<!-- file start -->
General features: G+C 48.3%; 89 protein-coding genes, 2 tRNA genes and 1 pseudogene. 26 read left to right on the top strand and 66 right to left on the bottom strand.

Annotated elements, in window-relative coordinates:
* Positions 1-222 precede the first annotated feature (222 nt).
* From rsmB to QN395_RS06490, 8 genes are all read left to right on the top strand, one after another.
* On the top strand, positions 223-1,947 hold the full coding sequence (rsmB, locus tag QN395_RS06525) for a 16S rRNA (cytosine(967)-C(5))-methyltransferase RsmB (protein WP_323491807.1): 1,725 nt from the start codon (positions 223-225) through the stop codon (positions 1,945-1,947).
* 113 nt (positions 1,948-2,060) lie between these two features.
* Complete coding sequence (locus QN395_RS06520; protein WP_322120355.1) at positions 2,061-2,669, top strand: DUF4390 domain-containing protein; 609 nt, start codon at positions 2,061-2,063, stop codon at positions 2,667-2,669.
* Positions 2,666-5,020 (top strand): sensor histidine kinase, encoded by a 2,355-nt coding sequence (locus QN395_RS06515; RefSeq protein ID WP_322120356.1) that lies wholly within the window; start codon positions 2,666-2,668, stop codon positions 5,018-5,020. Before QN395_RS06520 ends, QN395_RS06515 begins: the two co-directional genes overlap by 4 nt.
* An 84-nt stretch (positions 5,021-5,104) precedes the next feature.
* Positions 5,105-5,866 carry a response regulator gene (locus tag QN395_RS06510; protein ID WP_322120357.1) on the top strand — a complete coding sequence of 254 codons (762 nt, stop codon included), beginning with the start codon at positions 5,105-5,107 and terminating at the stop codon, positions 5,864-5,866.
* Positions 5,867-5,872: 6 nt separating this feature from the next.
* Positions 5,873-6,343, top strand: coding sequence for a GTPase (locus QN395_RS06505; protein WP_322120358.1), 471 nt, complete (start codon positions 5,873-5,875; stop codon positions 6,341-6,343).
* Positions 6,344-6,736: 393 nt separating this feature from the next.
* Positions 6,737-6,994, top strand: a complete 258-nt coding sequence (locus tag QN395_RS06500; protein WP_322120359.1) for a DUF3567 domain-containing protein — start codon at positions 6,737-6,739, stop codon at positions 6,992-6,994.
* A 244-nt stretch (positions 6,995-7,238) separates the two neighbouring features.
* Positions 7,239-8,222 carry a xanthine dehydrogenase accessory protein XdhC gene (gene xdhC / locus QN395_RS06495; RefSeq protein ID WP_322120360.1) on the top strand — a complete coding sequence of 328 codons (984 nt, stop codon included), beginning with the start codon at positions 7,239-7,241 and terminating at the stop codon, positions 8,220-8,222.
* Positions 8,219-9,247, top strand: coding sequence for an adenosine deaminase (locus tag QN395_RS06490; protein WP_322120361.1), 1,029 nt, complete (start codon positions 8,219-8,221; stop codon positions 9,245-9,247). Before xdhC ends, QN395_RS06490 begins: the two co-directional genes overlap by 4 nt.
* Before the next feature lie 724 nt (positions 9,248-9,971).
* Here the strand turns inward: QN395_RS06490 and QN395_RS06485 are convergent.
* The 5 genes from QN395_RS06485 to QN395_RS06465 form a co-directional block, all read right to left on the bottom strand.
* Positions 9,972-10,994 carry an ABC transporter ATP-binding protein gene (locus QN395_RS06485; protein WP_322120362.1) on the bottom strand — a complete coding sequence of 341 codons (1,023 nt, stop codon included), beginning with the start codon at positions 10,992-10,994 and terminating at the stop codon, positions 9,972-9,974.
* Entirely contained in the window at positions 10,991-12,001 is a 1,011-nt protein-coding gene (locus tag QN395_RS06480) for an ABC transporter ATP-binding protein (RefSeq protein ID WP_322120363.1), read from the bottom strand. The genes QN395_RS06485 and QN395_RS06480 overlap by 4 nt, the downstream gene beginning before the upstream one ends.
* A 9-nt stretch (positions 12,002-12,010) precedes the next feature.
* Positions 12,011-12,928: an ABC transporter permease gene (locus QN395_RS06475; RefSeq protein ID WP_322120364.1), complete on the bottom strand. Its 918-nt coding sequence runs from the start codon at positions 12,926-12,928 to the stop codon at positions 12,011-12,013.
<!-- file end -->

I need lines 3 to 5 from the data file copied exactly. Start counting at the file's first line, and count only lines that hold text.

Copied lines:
* Positions 1-222 precede the first annotated feature (222 nt).
* From rsmB to QN395_RS06490, 8 genes are all read left to right on the top strand, one after another.
* On the top strand, positions 223-1,947 hold the full coding sequence (rsmB, locus tag QN395_RS06525) for a 16S rRNA (cytosine(967)-C(5))-methyltransferase RsmB (protein WP_323491807.1): 1,725 nt from the start codon (positions 223-225) through the stop codon (positions 1,945-1,947).